ARC provided by the publisher—Gollancz—in exchange for an honest review.
Cover illustration by: Tomas Almeida
The Wisdom of Crowds by Joe Abercrombie
My rating: 5 of 5 stars
Series: The Age of Madness (Book #3 of 3), First Law World (Book, #10 of 10)
Genre: Fantasy, Epic Fantasy, Grimdark fantasy
Pages: 529 pages (UK Hardback)
Published: 14th September 2021 by Gollancz (UK) & Orbit (US)
Joe Abercrombie is a genius storyteller. The Wisdom of Crowds is one of the best books of the year, a masterfully crafted conclusion to The Age of Madness trilogy.
“What is the point of gathering knowledge if one does not pass it on? What is the point of growing old if one does not try to shape the future?”
For years I’ve mentioned the Last Argument of Kings as Joe Abercrombie’s best book; it is a masterwork in grimdark fantasy, in my opinion. For years I’ve said Abercrombie probably won’t be able to come up with a novel that matched—or topped—the Last Argument of Kings. Today, that unbending situation changed; I’m gratified to say that Abercrombie has done it. The Wisdom of Crowds, the last book in The Age of Madness trilogy, is up there with the Last Argument of Kings as the best book in The First Law World and his career. And I dare say it’s indeed his most well-written book so far. Last week, I did an interview with Joe Abercrombie on my YouTube channel, and it is one of my most treasured experiences as a book reviewer. I hope to have the chance to do that again in the future because The Wisdom of Crowds is one of the best books I’ve read, and I have some burning questions regarding the revelations unveiled in this novel. Anyway, that’s for the future, now let’s begin with the review.
“Sometimes, the only way to improve something is to destroy it, so it can be rebuilt better… Sometimes, to change the world, we must first burn it down.”
Chaos, fury, and destruction; this is how The Wisdom of Crowds starts, and it’s also how the narrative progresses. The Great Change is here, and our beloved main characters—voluntarily or not—are all caught in its sweeping madness. Abercrombie didn’t waste time shifting the story and characters into their crimson path. Right from their respective first chapter, everyone’s plunged into this uncontrollable vicious frenzy. If you’ve read A Little Hatred and The Trouble with Peace, then you’ll know what the chapter “Little People” signifies. Unlike the previous books, the first out of two “Little People” in The Wisdom of Crowds happened in chapter 3; it is that soon.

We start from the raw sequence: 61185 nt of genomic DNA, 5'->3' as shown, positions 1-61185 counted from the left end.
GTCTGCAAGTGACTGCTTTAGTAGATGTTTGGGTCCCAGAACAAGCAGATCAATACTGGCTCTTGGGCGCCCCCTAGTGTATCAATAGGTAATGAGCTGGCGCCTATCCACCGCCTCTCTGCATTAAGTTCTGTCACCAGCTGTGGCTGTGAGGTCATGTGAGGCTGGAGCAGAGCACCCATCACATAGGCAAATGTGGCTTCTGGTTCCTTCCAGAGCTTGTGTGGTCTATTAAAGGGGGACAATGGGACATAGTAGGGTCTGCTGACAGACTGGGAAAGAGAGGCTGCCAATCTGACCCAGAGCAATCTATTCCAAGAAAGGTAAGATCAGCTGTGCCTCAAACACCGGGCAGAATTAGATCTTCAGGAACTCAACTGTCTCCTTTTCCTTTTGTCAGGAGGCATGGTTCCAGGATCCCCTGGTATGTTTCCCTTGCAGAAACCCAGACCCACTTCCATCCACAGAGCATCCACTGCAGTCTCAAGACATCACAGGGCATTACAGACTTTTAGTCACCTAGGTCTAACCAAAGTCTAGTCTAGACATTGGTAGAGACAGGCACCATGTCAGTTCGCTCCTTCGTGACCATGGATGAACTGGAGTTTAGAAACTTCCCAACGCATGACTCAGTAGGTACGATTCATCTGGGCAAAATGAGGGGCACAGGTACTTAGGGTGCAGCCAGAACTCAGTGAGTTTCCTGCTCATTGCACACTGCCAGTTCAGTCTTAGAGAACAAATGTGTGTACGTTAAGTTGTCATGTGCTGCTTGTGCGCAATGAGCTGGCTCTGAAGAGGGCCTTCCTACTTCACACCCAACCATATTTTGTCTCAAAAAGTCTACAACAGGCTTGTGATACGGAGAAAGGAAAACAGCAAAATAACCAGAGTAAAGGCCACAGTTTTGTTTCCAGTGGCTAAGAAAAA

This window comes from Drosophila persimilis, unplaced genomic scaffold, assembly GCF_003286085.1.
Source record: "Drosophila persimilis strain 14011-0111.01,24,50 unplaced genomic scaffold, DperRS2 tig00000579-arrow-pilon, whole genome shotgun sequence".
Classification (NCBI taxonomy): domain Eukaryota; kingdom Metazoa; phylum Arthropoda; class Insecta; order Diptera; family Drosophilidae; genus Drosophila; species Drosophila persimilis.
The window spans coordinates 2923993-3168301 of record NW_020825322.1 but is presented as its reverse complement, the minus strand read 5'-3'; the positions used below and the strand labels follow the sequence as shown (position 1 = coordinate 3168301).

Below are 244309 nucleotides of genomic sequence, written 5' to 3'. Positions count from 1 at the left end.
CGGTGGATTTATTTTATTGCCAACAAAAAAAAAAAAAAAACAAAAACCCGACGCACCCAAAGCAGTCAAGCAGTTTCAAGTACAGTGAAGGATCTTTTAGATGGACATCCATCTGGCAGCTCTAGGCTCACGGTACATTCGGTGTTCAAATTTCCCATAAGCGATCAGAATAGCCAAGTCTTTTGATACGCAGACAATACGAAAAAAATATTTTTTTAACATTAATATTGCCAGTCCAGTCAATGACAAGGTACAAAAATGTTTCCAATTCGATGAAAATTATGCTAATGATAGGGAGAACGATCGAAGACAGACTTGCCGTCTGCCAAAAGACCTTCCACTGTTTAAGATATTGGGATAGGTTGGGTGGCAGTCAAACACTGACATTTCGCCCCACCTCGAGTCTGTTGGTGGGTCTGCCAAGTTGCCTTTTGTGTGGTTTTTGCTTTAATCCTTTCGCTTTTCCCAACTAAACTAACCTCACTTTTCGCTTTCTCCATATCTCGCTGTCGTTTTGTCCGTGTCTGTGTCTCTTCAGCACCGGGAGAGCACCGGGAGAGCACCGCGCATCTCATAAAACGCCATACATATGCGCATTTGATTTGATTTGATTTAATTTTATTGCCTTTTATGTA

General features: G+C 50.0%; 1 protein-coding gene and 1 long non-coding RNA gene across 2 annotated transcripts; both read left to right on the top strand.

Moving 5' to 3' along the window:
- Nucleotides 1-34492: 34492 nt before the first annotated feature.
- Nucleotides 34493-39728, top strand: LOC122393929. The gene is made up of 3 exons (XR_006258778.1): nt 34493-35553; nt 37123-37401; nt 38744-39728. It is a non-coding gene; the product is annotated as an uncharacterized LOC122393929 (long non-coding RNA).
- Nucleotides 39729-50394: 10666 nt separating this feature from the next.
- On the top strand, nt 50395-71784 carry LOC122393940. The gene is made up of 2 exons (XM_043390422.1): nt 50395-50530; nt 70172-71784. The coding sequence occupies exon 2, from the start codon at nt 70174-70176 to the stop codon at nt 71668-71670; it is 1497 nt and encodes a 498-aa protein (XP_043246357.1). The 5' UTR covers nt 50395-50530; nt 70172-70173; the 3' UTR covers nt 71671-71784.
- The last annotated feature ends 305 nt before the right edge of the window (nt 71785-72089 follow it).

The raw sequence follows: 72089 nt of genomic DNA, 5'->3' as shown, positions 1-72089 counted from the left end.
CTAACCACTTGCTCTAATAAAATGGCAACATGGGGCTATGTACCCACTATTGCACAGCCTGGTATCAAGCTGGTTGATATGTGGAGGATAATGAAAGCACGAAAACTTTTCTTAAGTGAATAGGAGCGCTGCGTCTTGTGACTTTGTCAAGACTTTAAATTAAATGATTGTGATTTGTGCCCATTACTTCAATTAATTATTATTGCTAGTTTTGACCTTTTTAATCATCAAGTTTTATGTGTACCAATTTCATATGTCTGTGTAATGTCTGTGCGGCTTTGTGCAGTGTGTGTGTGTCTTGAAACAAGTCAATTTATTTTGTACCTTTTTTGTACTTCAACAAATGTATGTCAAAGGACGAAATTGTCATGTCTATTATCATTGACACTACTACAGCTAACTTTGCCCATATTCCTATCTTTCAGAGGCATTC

“How could one man keep his oath when everyone else was breaking theirs, after all? An army very much relied on unity of purpose.”
From the beginning to the end, not a single page in this novel ever felt dull to me. I know that every author writes differently, but I do wish more authors write and structure their series the way Abercrombie or Michael Sullivan did with their trilogy. For those of you who don’t know, Abercrombie finished writing the entire The First Law trilogy first before he focused on polishing one book at a time. This method was reimplemented for The Age of Madness trilogy, and same with the Last Argument of Kings, this kind of storytelling planning and structure allow Abercrombie to fill the pages of his concluding volume with an incredibly engaging—and believable—revelations and narrative. The Wisdom of Crowds proved that The Age of Madness trilogy has some of his most meticulous plotting so far; revelations are done in abundance, and they never felt out of place. This is a novel—or trilogy—that successfully captured a myriad of relatable themes and character’s actions such as freedom, betrayals, loyalties, conspiracies, leadership, responsibilities, survival, politics, war, ambitions, and the price of progress.
“Have you been outside lately? Wisdom is not at a premium, madness is the fashion, the balance sheets are all torn up and the friends that were assets have become liabilities… Threats for tomorrow don’t cut very deep when today is so damn threatening.”